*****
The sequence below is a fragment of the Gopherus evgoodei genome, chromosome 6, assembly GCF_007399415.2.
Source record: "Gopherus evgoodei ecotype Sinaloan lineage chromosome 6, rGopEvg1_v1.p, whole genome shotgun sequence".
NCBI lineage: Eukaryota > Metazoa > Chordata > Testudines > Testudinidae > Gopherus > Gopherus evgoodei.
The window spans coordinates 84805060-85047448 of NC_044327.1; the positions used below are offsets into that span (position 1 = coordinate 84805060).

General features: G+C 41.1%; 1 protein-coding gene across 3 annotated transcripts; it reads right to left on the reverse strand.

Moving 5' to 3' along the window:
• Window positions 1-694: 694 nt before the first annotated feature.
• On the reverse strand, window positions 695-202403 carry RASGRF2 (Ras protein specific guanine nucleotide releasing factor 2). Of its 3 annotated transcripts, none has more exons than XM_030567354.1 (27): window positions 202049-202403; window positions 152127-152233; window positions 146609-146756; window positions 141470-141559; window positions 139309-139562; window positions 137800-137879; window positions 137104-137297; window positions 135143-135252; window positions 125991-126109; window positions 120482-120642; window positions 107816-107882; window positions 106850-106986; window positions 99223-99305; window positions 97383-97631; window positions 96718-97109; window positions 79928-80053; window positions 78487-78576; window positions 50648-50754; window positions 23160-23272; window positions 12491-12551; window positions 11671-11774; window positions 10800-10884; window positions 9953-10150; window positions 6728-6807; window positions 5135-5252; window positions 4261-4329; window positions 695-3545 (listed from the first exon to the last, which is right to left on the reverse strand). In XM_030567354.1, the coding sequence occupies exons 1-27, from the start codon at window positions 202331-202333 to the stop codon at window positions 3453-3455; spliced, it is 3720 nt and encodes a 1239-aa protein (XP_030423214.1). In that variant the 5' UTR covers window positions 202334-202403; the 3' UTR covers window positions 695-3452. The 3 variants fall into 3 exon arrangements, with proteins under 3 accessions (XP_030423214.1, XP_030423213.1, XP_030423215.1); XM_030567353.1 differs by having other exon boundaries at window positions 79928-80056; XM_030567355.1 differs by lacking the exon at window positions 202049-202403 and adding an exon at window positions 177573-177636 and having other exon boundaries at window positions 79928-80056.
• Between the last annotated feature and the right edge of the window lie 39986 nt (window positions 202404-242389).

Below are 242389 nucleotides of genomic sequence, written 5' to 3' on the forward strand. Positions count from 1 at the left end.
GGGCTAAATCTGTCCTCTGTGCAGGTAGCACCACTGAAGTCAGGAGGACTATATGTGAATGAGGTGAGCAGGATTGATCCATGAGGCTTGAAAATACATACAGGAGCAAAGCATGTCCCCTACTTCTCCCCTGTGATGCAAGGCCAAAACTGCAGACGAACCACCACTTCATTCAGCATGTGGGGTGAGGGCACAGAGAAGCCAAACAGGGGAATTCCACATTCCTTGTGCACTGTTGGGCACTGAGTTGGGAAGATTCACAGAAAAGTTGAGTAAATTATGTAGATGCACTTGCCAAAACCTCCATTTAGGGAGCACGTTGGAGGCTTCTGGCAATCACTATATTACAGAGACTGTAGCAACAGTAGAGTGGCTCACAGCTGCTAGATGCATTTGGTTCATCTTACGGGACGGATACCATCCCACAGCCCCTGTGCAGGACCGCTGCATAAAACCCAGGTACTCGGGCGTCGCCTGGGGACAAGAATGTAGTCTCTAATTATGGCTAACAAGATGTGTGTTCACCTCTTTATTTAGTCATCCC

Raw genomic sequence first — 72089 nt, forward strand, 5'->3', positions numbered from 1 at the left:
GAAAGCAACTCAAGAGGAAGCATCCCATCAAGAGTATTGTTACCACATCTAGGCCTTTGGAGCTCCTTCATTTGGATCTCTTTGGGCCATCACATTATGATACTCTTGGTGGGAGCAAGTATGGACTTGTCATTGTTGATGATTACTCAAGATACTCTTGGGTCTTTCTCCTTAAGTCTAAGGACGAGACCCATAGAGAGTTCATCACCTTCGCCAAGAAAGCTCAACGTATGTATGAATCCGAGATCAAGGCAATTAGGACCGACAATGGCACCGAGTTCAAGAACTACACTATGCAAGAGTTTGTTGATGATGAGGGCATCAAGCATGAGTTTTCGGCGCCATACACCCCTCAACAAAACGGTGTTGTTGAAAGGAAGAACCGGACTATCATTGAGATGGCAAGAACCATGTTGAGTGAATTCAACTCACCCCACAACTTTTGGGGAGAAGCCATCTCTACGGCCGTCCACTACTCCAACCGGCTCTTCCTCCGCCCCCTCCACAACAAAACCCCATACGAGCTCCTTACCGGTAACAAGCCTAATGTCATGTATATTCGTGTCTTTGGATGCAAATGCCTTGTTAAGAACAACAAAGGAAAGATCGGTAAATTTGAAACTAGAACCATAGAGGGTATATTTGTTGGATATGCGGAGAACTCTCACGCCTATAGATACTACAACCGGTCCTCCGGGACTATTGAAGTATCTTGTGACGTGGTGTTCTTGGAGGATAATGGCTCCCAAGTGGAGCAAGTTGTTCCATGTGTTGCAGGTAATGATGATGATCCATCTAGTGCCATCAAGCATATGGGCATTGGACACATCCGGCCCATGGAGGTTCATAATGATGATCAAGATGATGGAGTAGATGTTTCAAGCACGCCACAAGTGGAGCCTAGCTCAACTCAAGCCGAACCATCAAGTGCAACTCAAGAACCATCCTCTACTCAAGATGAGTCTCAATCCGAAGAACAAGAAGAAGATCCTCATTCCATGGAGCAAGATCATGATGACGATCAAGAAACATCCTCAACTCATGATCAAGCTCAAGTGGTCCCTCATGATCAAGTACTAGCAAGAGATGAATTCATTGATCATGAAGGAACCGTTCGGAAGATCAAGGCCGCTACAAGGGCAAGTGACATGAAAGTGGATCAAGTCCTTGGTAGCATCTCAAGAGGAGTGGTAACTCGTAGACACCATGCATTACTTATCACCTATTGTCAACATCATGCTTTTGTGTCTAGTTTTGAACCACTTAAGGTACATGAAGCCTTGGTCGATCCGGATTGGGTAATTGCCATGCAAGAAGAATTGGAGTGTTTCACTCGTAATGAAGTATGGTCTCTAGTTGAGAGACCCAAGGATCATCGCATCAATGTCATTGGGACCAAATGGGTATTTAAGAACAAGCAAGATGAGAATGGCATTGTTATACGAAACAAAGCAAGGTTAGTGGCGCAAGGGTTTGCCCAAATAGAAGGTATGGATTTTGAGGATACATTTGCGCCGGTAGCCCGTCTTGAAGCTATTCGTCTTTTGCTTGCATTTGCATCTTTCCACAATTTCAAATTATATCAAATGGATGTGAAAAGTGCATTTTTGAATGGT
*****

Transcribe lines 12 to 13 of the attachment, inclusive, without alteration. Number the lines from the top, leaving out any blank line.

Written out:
Raw genomic sequence first — 72089 nt, forward strand, 5'->3', positions numbered from 1 at the left:
GAAAGCAACTCAAGAGGAAGCATCCCATCAAGAGTATTGTTACCACATCTAGGCCTTTGGAGCTCCTTCATTTGGATCTCTTTGGGCCATCACATTATGATACTCTTGGTGGGAGCAAGTATGGACTTGTCATTGTTGATGATTACTCAAGATACTCTTGGGTCTTTCTCCTTAAGTCTAAGGACGAGACCCATAGAGAGTTCATCACCTTCGCCAAGAAAGCTCAACGTATGTATGAATCCGAGATCAAGGCAATTAGGACCGACAATGGCACCGAGTTCAAGAACTACACTATGCAAGAGTTTGTTGATGATGAGGGCATCAAGCATGAGTTTTCGGCGCCATACACCCCTCAACAAAACGGTGTTGTTGAAAGGAAGAACCGGACTATCATTGAGATGGCAAGAACCATGTTGAGTGAATTCAACTCACCCCACAACTTTTGGGGAGAAGCCATCTCTACGGCCGTCCACTACTCCAACCGGCTCTTCCTCCGCCCCCTCCACAACAAAACCCCATACGAGCTCCTTACCGGTAACAAGCCTAATGTCATGTATATTCGTGTCTTTGGATGCAAATGCCTTGTTAAGAACAACAAAGGAAAGATCGGTAAATTTGAAACTAGAACCATAGAGGGTATATTTGTTGGATATGCGGAGAACTCTCACGCCTATAGATACTACAACCGGTCCTCCGGGACTATTGAAGTATCTTGTGACGTGGTGTTCTTGGAGGATAATGGCTCCCAAGTGGAGCAAGTTGTTCCATGTGTTGCAGGTAATGATGATGATCCATCTAGTGCCATCAAGCATATGGGCATTGGACACATCCGGCCCATGGAGGTTCATAATGATGATCAAGATGATGGAGTAGATGTTTCAAGCACGCCACAAGTGGAGCCTAGCTCAACTCAAGCCGAACCATCAAGTGCAACTCAAGAACCATCCTCTACTCAAGATGAGTCTCAATCCGAAGAACAAGAAGAAGATCCTCATTCCATGGAGCAAGATCATGATGACGATCAAGAAACATCCTCAACTCATGATCAAGCTCAAGTGGTCCCTCATGATCAAGTACTAGCAAGAGATGAATTCATTGATCATGAAGGAACCGTTCGGAAGATCAAGGCCGCTACAAGGGCAAGTGACATGAAAGTGGATCAAGTCCTTGGTAGCATCTCAAGAGGAGTGGTAACTCGTAGACACCATGCATTACTTATCACCTATTGTCAACATCATGCTTTTGTGTCTAGTTTTGAACCACTTAAGGTACATGAAGCCTTGGTCGATCCGGATTGGGTAATTGCCATGCAAGAAGAATTGGAGTGTTTCACTCGTAATGAAGTATGGTCTCTAGTTGAGAGACCCAAGGATCATCGCATCAATGTCATTGGGACCAAATGGGTATTTAAGAACAAGCAAGATGAGAATGGCATTGTTATACGAAACAAAGCAAGGTTAGTGGCGCAAGGGTTTGCCCAAATAGAAGGTATGGATTTTGAGGATACATTTGCGCCGGTAGCCCGTCTTGAAGCTATTCGTCTTTTGCTTGCATTTGCATCTTTCCACAATTTCAAATTATATCAAATGGATGTGAAAAGTGCATTTTTGAATGGT